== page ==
So, in preparation for the move, I took the large bin labeled – or, well, not actually labeled, it’s metaphorical – “shred before disposal” and put it through our shredder, an agonizingly slow process made worse by the knowledge that it would have been a lot less painful without the procrastination; as I reached the bottom strata I was finding stuff from September 2007.
Everything was in more-or-less-perfect FILO order, so it was kind of interesting from an archeological perspective. I ran across school bookstore receipts, amazon shipping notices, auto loan statements… and then, near the bottom, I found the point where I had told the credit reporting agencies that I no longer wanted to get pre-screened credit card offers.
I really didn’t realize, at the point where I did it, just how much junk mail it was going to eliminate. At a conservative guess, between CapitalOne and American Express “Blue” and Wamu and Chase and Citi and so on and so forth, I was getting 8 or 9 of these things a week. Figure about 5 sheets of paper per offer, 40 sheets a week… that adds up to a lot of paper I’ve managed to not get in my mailbox in the last year and a half or so.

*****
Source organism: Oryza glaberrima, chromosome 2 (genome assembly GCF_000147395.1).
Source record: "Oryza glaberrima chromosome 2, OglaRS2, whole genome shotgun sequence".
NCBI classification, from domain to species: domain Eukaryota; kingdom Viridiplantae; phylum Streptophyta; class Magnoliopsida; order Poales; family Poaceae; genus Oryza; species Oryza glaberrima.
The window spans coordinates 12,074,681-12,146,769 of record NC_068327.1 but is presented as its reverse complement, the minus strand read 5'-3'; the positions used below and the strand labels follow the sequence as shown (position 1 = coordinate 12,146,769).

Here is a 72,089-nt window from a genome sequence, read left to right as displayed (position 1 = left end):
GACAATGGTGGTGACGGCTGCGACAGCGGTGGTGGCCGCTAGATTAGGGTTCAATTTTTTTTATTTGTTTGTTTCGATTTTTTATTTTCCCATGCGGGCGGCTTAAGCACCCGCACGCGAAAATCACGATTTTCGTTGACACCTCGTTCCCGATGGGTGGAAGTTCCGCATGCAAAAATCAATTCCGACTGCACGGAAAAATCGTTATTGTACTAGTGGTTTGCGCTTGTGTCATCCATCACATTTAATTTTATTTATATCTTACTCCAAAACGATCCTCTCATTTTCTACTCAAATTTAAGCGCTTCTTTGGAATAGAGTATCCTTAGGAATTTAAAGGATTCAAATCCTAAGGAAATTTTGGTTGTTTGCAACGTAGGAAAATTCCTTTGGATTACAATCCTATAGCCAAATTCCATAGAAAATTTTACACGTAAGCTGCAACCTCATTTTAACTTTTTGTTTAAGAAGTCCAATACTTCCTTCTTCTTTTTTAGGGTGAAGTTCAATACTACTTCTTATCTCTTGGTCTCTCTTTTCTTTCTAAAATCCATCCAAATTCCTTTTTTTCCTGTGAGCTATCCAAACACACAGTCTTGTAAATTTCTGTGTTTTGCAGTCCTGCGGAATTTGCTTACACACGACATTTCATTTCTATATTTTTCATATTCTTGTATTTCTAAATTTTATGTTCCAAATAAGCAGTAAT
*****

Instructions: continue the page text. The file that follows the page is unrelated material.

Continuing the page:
There’s a web site run by the credit agencies you can visit if you want to have the same ephiphany. Mind you, I don’t recommend the “putting off shredding sensitive mail for 19 months” part of the process, but you can go with that if you want to.